The Doyenne of French Naturism Dies Aged 103

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Co-founder of the French naturist movement Christiane Lecocq (pictured above 2nd from left at the Club du Soleil in 1950) has died at the age of 103

French naturism is officially in mourning. Christiane Lecocq – its most important founder-member and spiritual leader – died on Christmas Eve at the age of 103 years in her retirement home of Chatou.

After a service in the little town, she was buried alongside her husband Albert at the Carrières-sur-Seine Cemetry, just a few steps away from the Club du Soleil – the famous naturist centre that the couple (both originally from the cooler climes of the north-east of France) opened secretly in 1945, taking care to shield the clandestine nudist colony from the eyes of the public by a substantial barrier of vegetation.

It was one of the founding acts of the naturist movement in France – a movement that was to become the biggest in Europe.

“At the time, only well-off people could afford to go for a holiday in the countryside. We wanted to bring in a social element – to offer the chance of some leisure time to the less well-off, and near to Paris.” So said Mme Lecocq in an interview with Le Parisien a few years ago. Following this audacious start, Albert and Christiane launched the first specialist naturist magazine “La Vie au Soleil”, which is still published today. They then founded the French Naturist Federation (Fédération Française de Naturisme – FNN) in 1950.

That year, they also started the first naturism consultancy forum in the world – in Montalivet in the Gironde. From humble beginnings, over the years it became a major global naturism landmark with almost 20,000 visitors per year. Finally, in 1953, the Lecocq’s created the International Naturism Federation, which was to bring together the different national federations from neighbouring countries.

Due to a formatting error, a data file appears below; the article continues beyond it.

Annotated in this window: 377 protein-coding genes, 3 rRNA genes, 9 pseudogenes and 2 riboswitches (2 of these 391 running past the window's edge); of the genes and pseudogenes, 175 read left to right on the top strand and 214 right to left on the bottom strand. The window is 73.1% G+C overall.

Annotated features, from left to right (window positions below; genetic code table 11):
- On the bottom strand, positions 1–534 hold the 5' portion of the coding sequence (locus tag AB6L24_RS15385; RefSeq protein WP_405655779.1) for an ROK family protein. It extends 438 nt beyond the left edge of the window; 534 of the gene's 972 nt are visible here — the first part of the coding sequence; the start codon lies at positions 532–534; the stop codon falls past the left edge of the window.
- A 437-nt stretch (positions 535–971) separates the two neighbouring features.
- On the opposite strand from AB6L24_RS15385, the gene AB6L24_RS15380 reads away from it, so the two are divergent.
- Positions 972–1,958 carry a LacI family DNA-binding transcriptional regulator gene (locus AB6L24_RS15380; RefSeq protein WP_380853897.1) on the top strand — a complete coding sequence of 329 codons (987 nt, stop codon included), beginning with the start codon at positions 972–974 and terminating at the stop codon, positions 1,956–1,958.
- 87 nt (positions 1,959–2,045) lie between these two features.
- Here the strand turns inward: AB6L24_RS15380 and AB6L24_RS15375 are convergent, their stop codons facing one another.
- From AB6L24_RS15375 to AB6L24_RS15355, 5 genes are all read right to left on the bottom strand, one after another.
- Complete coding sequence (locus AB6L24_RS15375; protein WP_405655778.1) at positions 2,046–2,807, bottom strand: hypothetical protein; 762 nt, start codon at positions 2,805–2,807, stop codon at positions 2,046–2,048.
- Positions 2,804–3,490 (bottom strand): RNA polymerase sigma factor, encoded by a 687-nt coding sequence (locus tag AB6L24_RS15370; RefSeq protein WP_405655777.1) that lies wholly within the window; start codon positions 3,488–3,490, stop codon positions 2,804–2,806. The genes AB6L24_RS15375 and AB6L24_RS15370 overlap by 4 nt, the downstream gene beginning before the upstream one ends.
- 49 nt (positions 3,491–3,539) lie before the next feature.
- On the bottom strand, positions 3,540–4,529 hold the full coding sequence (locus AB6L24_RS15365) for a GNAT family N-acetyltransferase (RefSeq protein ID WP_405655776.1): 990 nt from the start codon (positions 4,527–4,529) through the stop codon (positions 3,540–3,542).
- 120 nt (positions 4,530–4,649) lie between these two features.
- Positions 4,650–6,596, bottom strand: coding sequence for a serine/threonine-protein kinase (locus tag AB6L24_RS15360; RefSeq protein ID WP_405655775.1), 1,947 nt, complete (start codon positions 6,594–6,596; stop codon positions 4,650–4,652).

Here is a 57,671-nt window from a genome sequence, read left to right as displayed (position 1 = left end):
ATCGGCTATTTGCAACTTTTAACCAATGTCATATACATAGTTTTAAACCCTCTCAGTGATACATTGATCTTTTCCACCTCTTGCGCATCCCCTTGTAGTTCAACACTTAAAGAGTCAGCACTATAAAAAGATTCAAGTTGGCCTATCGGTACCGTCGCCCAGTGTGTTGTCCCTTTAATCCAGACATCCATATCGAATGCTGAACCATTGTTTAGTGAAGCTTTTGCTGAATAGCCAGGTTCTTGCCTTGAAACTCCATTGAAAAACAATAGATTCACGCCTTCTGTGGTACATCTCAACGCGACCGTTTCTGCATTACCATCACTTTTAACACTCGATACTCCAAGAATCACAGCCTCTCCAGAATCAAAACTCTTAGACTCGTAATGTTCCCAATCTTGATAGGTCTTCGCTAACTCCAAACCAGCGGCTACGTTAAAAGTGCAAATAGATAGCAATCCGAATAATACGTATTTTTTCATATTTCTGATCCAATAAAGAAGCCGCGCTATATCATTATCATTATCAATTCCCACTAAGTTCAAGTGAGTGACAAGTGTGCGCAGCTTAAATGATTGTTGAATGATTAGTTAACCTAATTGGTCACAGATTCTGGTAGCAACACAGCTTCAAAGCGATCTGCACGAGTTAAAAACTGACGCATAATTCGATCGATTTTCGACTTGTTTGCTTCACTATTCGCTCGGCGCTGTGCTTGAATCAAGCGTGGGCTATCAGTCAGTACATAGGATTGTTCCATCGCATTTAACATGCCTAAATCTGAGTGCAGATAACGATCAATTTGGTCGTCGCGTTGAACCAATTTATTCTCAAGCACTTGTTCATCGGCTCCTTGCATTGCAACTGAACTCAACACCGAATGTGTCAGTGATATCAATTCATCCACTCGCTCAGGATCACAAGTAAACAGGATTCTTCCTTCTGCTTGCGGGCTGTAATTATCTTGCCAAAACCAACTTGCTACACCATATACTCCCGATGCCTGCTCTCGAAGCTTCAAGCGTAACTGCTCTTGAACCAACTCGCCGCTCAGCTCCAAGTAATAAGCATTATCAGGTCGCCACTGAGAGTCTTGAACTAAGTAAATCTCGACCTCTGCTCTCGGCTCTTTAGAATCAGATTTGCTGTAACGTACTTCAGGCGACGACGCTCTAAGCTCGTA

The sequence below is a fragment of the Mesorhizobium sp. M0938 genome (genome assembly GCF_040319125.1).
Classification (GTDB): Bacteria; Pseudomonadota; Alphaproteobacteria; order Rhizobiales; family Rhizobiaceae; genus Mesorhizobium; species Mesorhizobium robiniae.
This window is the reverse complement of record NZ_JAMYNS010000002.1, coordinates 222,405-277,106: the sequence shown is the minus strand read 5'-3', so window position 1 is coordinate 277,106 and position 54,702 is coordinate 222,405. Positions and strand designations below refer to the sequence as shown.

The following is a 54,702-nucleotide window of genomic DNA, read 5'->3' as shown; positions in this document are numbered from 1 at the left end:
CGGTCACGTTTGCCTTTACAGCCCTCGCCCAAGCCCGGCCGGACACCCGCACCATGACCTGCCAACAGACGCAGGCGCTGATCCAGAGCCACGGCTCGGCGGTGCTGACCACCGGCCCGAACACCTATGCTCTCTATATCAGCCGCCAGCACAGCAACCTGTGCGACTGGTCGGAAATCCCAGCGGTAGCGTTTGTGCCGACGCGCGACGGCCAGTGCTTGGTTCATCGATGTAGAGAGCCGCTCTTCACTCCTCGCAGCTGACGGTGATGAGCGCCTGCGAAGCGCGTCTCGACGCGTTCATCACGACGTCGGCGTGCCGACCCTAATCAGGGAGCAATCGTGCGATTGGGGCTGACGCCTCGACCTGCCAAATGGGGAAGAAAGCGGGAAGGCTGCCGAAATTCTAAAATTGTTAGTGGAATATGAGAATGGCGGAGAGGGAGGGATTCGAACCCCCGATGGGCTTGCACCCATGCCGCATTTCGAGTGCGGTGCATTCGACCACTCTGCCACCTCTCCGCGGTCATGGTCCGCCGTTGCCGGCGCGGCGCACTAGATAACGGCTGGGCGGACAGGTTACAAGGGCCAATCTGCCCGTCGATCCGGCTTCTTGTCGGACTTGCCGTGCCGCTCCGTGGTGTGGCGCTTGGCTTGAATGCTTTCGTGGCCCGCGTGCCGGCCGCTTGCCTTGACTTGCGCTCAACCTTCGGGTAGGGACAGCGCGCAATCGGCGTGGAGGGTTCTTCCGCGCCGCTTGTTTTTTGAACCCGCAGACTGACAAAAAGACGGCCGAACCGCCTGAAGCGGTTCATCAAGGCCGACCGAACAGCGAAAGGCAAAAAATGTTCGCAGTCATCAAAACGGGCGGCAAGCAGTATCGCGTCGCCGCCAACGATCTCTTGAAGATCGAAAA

“In the beginning, we were seeking to live in harmony with nature, to open ourselves to others, to watch what we were eating.”

“In the beginning, we were seeking to live in harmony with nature, to open ourselves to others, to watch what we were eating.”

In 1969, after the death of Albert, the former worker took on the torch of naturism alone and moved into Carrières-sur-Seine for good, where the Club du Soleil fell into neglect little by little. However, Christiane was still to be found every summer, in her most basic attire and doing the rounds of the main naturist villages of France. She became a leader figurehead firstly because of her age but also because of a philosophy that she adhered to for the rest of her life:

“With the advent of open beaches, the spirit of the movement has gone in a different direction,” she said regretfully at the beginning of the 2000s. “In the beginning, we were seeking to live in harmony with nature, to open ourselves to others, to watch what we were eating.”

In other words, this trend of “wild naturism” became a way of castigating nudism and was considered by the purists of the movement as an abandonment of the original founding principals. Over the last week or so, thousands of these purists have been putting their thoughts on the Internet, expressing their chagrin at the disappearance of this emblematic figure from their movement.

“She was a real visionary and she wanted to develop the movement,” says Yves Leclerc, vice-president and communications officer of the FFN. “Since the 1950s, she had understood that naturism could be a real tourism product.”

FFN president Armand Jamier echoed the same point, saying: “If France is today the number one naturist tourist destination with 3.5 million people including 1.5 million French, it’s thanks to her in particular.”

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